Someday I’m going to print these posts and hand-deliver them to the boys: here’s your baby book, kids!
Yesterday, Kindergarten, Day 1. I read all the various checklists on how to transition to kindergarten.
I never listened to The Colbert Report’s segment on our school board within earshot. Okay, I probably talked about my issues with public instruction in front of him too many times, but he eavesdrops, cut me some slack.
He picked out his bookbag (spiderman) and his lunch bag (ninja). I picked out clothes based on his specifications (shirts with buttons AND a pocket), and JB took him shoe shopping.
Do I have a smart kid? Yeah, dude. Did I work very hard to somehow make him this way? That’s up for debate– I don’t consider my efforts qualify as working hard. Most days feel like I’m barely scraping out above my personal lowest-acceptable-parenting-bar. But, unlike any of the rest of domestic duties, I set that parenting bar pretty high.
Honestly, as a person with a brain rocking it colander-style, I’m jealous at how he manages to hold so much in working memory.
Last year we sent him to an excellent preschool, with an amazing staff. His expectations of school were based in what he knows (cue amazing preschool) and the clues he’s gotten from adults.
Think about most of the conversations that children have with adults-not-their-parent(s):
What grade are you in?
Kindergarten is going to be so much fun!
You are so smart, you are going to love school!
That’s a lot of hype for someone with zero personal experience.
Anyway, there was a picking up incident (hey, did you know class let’s out before the time printed as school dismissal? I do NOW). Considering the epic fail of the buses, I guess we got off lucky.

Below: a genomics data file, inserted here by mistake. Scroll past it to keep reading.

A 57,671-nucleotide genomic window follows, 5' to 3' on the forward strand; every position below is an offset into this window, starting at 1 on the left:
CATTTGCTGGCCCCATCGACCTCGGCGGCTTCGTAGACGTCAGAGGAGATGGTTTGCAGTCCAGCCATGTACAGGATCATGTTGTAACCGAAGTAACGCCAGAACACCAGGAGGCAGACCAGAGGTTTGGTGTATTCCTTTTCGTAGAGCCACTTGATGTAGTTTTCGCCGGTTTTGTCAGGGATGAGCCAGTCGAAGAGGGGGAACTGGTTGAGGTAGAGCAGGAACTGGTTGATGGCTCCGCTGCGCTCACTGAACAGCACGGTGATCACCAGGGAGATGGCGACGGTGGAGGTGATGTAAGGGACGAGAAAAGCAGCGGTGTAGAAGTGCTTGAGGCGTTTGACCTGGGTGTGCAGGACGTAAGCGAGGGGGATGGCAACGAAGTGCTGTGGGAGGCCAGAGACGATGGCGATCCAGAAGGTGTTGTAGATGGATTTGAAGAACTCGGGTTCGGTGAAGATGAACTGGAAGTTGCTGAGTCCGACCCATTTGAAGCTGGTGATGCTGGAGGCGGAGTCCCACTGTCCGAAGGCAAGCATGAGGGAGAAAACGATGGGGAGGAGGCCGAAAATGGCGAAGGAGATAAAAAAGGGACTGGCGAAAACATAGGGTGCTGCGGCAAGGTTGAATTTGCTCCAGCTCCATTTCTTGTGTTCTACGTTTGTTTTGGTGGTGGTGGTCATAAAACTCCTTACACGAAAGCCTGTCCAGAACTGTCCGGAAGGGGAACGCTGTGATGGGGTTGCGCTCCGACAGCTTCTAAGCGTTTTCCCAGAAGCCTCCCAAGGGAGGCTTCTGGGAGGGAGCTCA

I need to sidebar for a minute.
My college roommate, and also the mom of a brand-new kindergartner, majored in child development. Surprise- a child’s brain is markedly different from an adult– even when they first start walking! /rolling my eyes/
To watch your child and confidently categorize their (what appears to be) nonsensical behavior based on scientifically-supported theory? It goes a long way from making me go insane on their little psyches.
I read a lot of Dr. Brazelton. He’s the only parenting expert that motivated me to purchase his books for further reference. Because of him I know that my oldest son’s mind lives in the world of magical ponies farting full-spectrum fairy dust. The same son truly believes that wishing hard enough will result in the morning arrival of closet pony, blissfully chewing on full-spectrum oats.
Imagine the crushing disappointment of waking up to a closet full of clothes, but no oat-eating, closet pony? Have you ever woken up thinking it was Sunday, only to realize it was actually Monday? Yeah that, times a gazillion.
To put it further into perspective, I’m guessing that the average 5 year old, and the Whoops, no Rapture adults are about the same on the emotional maturity scale.
The main points of his day were that they sat too much and missed recess because of the rain. Oh, and:
Kindergarten, in his not-at-all humble opinion, is an epic waste of time. Today, that disappointment translated into a big bowl full of 5-year-old bullshit.
This is where he’s lucky (hey, future, older version of Zach– you paying attention here?) Did he get yelled at a lot today? Well, yeah- that stuff cannot stand, man. Was I sympathetic to his need to break every rule like… I don’t even know.
Sympathetic, yes. Tolerant, no.
He tested limits like being a limit-tester paid in cold-hard cash.
Today. Today will be a better day.
The If He Only Knew How Lucky by Scattermom, unless otherwise expressly stated, is licensed under a Creative Commons Attribution-NonCommercial-NoDerivs 3.0 Unported License.